Each shooter shoots from each of the five stations five times to make a total of 25 targets presented, however, no shooter gets a chance to stay at any one station for more than one target.  This means that there is little chance to get comfortable at a station and the constant movement between stations makes the game slightly harder.

    As the shooters develop advanced skills, they can be handicapped by moving the stations further back from the trap house from the 15 metre position back as far as 25 metres behind the trap house.

    Variations to DTL include Single Barrell (only one shot at each target), Double Rise (two targets are released simultaneously - a true pair) or Continental (random elevation changes as well as changes of angle ... this is essentially Wobble Trap).
    « Last Edit: January 27, 2009, 10:16:56 pm by Muggins »
    Common sense is not so common - Voltaire

    Muggins

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    Re: Clay Games
    « Reply #2 on: January 27, 2009, 04:57:46 pm »
    Skeet - American Skeet

    This is probably the next most popular clay game in New Zealand and its the same as US Skeet.  It's a game shot from 8 stations arranged in a semi-circle with two trap houses at different elevations.  The targets launched from each trap house are regulated to follow the same path, however, the shooter's position relative to the target changes as they move to each station.  At each station the shooter is presented with targets from both the high house and the low house which sit at opposite sides of the semi-circle, so the targets from the two trap houses are going in opposing directions.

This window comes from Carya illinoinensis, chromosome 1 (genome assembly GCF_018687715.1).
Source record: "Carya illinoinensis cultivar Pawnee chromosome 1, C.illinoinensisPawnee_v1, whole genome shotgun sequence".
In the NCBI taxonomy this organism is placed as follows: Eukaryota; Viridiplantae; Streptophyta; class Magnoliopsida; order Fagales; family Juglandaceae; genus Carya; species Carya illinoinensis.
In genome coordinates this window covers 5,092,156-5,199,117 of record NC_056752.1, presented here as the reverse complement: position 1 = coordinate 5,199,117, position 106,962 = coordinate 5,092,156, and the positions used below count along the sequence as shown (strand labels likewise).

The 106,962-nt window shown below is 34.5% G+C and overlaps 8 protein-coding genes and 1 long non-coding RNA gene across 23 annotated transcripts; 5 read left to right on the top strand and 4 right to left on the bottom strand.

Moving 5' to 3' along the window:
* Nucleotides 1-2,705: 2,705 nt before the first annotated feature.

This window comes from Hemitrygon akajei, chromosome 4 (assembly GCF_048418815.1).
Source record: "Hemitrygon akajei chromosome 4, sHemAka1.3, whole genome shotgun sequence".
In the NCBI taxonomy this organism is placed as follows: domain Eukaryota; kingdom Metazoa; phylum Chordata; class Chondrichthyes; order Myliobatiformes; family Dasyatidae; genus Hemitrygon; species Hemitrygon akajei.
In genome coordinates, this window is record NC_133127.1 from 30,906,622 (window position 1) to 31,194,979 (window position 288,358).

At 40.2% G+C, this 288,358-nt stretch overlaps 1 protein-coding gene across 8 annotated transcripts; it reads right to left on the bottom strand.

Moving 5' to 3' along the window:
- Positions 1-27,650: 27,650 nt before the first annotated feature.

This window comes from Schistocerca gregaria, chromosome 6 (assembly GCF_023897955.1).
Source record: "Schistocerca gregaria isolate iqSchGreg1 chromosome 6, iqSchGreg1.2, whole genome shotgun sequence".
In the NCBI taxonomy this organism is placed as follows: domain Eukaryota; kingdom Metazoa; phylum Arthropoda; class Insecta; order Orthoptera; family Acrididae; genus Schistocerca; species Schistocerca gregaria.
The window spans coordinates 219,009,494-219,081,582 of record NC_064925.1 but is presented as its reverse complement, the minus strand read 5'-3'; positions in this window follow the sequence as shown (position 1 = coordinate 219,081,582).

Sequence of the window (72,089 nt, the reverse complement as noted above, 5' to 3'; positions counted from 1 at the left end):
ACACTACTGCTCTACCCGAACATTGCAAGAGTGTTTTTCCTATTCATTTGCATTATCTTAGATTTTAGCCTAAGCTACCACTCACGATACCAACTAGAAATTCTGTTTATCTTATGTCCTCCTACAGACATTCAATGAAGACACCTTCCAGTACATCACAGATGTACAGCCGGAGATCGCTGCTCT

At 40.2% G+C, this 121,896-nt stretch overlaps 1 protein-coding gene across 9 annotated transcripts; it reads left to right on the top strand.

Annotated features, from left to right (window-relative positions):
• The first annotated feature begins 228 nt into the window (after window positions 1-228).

Station 1 sits in front of and under the high house and each shooter in the squad is presented with a high house target, a low house target and a pair of targets, one from each trap house for a total of 4 targets (one shot at each).  Once each shooter in the squad is presented with their targets at station 1, the squad moves on to station 2, etc.

    Stations 1-7 sit around the semi-circle with station 4 in the middle of the semi-circular arc between the high house and low house and station 7 in front of the low house.  Targets at stations 1, 2, 6 and 7 are pretty much outgoing or incoming with relatively little relative lateral movement and at these stations the shooter is presented with a high house single, a low house single and a pair of targets (4 targets at each station).  Targets at stations 3, 4 and 5 are pretty much crossing targets which require a greater degree of lead and at these stations the shooter is presented with a high house single and a low house single only (2 targets at each station).